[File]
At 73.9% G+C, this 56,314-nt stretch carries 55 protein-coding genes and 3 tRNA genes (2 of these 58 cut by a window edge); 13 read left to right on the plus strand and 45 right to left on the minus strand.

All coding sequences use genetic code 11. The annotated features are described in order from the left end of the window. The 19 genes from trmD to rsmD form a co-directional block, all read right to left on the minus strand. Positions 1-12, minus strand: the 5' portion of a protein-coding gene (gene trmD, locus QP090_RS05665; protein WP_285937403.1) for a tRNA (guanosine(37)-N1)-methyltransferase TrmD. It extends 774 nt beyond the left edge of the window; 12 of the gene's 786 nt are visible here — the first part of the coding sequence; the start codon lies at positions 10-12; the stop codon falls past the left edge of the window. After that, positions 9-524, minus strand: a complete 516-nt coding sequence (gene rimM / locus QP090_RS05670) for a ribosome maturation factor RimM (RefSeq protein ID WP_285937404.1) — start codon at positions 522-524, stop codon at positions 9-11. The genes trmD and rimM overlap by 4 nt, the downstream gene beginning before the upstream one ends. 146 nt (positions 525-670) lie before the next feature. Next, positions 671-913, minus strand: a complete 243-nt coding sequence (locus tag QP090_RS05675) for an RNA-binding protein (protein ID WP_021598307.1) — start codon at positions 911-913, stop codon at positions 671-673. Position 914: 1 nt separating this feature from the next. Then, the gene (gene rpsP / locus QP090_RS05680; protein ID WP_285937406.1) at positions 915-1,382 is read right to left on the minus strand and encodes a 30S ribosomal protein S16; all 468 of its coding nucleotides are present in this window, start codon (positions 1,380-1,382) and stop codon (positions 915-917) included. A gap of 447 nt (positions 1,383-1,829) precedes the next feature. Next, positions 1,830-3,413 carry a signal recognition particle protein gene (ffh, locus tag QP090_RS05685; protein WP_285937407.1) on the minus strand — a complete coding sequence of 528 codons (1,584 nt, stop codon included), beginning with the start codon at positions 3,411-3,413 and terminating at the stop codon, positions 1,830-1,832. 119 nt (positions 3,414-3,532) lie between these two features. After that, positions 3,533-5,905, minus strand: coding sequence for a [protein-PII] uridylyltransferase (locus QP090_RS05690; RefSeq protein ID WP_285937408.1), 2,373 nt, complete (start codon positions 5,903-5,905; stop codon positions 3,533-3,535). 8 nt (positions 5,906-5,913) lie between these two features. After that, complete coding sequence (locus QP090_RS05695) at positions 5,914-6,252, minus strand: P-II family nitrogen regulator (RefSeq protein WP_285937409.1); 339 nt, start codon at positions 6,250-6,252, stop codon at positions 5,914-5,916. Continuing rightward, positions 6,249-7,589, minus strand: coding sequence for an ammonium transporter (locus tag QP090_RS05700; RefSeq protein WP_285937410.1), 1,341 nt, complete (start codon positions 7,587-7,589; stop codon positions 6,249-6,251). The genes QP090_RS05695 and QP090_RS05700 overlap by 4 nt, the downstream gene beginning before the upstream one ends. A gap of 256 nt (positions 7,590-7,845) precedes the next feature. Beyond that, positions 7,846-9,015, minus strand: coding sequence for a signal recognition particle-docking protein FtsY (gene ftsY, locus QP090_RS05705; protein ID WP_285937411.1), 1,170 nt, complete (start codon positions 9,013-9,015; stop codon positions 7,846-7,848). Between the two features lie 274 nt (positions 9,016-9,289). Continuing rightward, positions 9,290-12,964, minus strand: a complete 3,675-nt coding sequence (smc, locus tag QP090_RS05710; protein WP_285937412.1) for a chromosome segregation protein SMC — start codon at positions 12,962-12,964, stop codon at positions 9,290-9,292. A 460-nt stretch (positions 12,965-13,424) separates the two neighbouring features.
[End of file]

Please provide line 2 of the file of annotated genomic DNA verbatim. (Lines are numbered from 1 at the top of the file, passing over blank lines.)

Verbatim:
All coding sequences use genetic code 11. The annotated features are described in order from the left end of the window. The 19 genes from trmD to rsmD form a co-directional block, all read right to left on the minus strand. Positions 1-12, minus strand: the 5' portion of a protein-coding gene (gene trmD, locus QP090_RS05665; protein WP_285937403.1) for a tRNA (guanosine(37)-N1)-methyltransferase TrmD. It extends 774 nt beyond the left edge of the window; 12 of the gene's 786 nt are visible here — the first part of the coding sequence; the start codon lies at positions 10-12; the stop codon falls past the left edge of the window. After that, positions 9-524, minus strand: a complete 516-nt coding sequence (gene rimM / locus QP090_RS05670) for a ribosome maturation factor RimM (RefSeq protein ID WP_285937404.1) — start codon at positions 522-524, stop codon at positions 9-11. The genes trmD and rimM overlap by 4 nt, the downstream gene beginning before the upstream one ends. 146 nt (positions 525-670) lie before the next feature. Next, positions 671-913, minus strand: a complete 243-nt coding sequence (locus tag QP090_RS05675) for an RNA-binding protein (protein ID WP_021598307.1) — start codon at positions 911-913, stop codon at positions 671-673. Position 914: 1 nt separating this feature from the next. Then, the gene (gene rpsP / locus QP090_RS05680; protein ID WP_285937406.1) at positions 915-1,382 is read right to left on the minus strand and encodes a 30S ribosomal protein S16; all 468 of its coding nucleotides are present in this window, start codon (positions 1,380-1,382) and stop codon (positions 915-917) included. A gap of 447 nt (positions 1,383-1,829) precedes the next feature. Next, positions 1,830-3,413 carry a signal recognition particle protein gene (ffh, locus tag QP090_RS05685; protein WP_285937407.1) on the minus strand — a complete coding sequence of 528 codons (1,584 nt, stop codon included), beginning with the start codon at positions 3,411-3,413 and terminating at the stop codon, positions 1,830-1,832. 119 nt (positions 3,414-3,532) lie between these two features. After that, positions 3,533-5,905, minus strand: coding sequence for a [protein-PII] uridylyltransferase (locus QP090_RS05690; RefSeq protein ID WP_285937408.1), 2,373 nt, complete (start codon positions 5,903-5,905; stop codon positions 3,533-3,535). 8 nt (positions 5,906-5,913) lie between these two features. After that, complete coding sequence (locus QP090_RS05695) at positions 5,914-6,252, minus strand: P-II family nitrogen regulator (RefSeq protein WP_285937409.1); 339 nt, start codon at positions 6,250-6,252, stop codon at positions 5,914-5,916. Continuing rightward, positions 6,249-7,589, minus strand: coding sequence for an ammonium transporter (locus tag QP090_RS05700; RefSeq protein WP_285937410.1), 1,341 nt, complete (start codon positions 7,587-7,589; stop codon positions 6,249-6,251). The genes QP090_RS05695 and QP090_RS05700 overlap by 4 nt, the downstream gene beginning before the upstream one ends. A gap of 256 nt (positions 7,590-7,845) precedes the next feature. Beyond that, positions 7,846-9,015, minus strand: coding sequence for a signal recognition particle-docking protein FtsY (gene ftsY, locus QP090_RS05705; protein ID WP_285937411.1), 1,170 nt, complete (start codon positions 9,013-9,015; stop codon positions 7,846-7,848). Between the two features lie 274 nt (positions 9,016-9,289). Continuing rightward, positions 9,290-12,964, minus strand: a complete 3,675-nt coding sequence (smc, locus tag QP090_RS05710; protein WP_285937412.1) for a chromosome segregation protein SMC — start codon at positions 12,962-12,964, stop codon at positions 9,290-9,292. A 460-nt stretch (positions 12,965-13,424) separates the two neighbouring features.